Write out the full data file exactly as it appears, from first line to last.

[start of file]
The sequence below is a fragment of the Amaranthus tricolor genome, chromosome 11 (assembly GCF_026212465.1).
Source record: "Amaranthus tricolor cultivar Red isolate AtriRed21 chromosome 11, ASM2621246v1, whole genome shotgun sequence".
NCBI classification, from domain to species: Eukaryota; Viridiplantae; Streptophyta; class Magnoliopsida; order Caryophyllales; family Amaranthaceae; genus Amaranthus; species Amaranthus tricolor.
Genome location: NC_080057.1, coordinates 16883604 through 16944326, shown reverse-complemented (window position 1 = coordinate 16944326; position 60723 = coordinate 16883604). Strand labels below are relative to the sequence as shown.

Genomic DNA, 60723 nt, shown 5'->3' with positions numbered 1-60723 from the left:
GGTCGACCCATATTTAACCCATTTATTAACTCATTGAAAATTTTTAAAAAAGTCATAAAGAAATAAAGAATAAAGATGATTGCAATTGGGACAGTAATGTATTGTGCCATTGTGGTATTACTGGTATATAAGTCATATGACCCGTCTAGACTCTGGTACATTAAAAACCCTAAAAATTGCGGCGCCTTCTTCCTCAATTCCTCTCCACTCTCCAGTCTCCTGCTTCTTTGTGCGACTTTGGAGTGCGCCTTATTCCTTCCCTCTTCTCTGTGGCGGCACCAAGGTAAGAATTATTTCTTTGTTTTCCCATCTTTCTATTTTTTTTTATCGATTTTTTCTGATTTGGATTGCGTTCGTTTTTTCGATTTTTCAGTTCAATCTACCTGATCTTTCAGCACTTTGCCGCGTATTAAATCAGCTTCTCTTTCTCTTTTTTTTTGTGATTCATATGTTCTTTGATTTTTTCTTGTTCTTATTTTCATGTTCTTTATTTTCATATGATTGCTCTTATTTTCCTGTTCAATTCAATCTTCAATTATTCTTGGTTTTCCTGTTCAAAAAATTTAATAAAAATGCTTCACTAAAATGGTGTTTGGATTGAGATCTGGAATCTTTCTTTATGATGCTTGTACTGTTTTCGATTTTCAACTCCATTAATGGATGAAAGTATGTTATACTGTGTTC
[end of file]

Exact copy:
The sequence below is a fragment of the Amaranthus tricolor genome, chromosome 11 (assembly GCF_026212465.1).
Source record: "Amaranthus tricolor cultivar Red isolate AtriRed21 chromosome 11, ASM2621246v1, whole genome shotgun sequence".
NCBI classification, from domain to species: Eukaryota; Viridiplantae; Streptophyta; class Magnoliopsida; order Caryophyllales; family Amaranthaceae; genus Amaranthus; species Amaranthus tricolor.
Genome location: NC_080057.1, coordinates 16883604 through 16944326, shown reverse-complemented (window position 1 = coordinate 16944326; position 60723 = coordinate 16883604). Strand labels below are relative to the sequence as shown.

Genomic DNA, 60723 nt, shown 5'->3' with positions numbered 1-60723 from the left:
GGTCGACCCATATTTAACCCATTTATTAACTCATTGAAAATTTTTAAAAAAGTCATAAAGAAATAAAGAATAAAGATGATTGCAATTGGGACAGTAATGTATTGTGCCATTGTGGTATTACTGGTATATAAGTCATATGACCCGTCTAGACTCTGGTACATTAAAAACCCTAAAAATTGCGGCGCCTTCTTCCTCAATTCCTCTCCACTCTCCAGTCTCCTGCTTCTTTGTGCGACTTTGGAGTGCGCCTTATTCCTTCCCTCTTCTCTGTGGCGGCACCAAGGTAAGAATTATTTCTTTGTTTTCCCATCTTTCTATTTTTTTTTATCGATTTTTTCTGATTTGGATTGCGTTCGTTTTTTCGATTTTTCAGTTCAATCTACCTGATCTTTCAGCACTTTGCCGCGTATTAAATCAGCTTCTCTTTCTCTTTTTTTTTGTGATTCATATGTTCTTTGATTTTTTCTTGTTCTTATTTTCATGTTCTTTATTTTCATATGATTGCTCTTATTTTCCTGTTCAATTCAATCTTCAATTATTCTTGGTTTTCCTGTTCAAAAAATTTAATAAAAATGCTTCACTAAAATGGTGTTTGGATTGAGATCTGGAATCTTTCTTTATGATGCTTGTACTGTTTTCGATTTTCAACTCCATTAATGGATGAAAGTATGTTATACTGTGTTC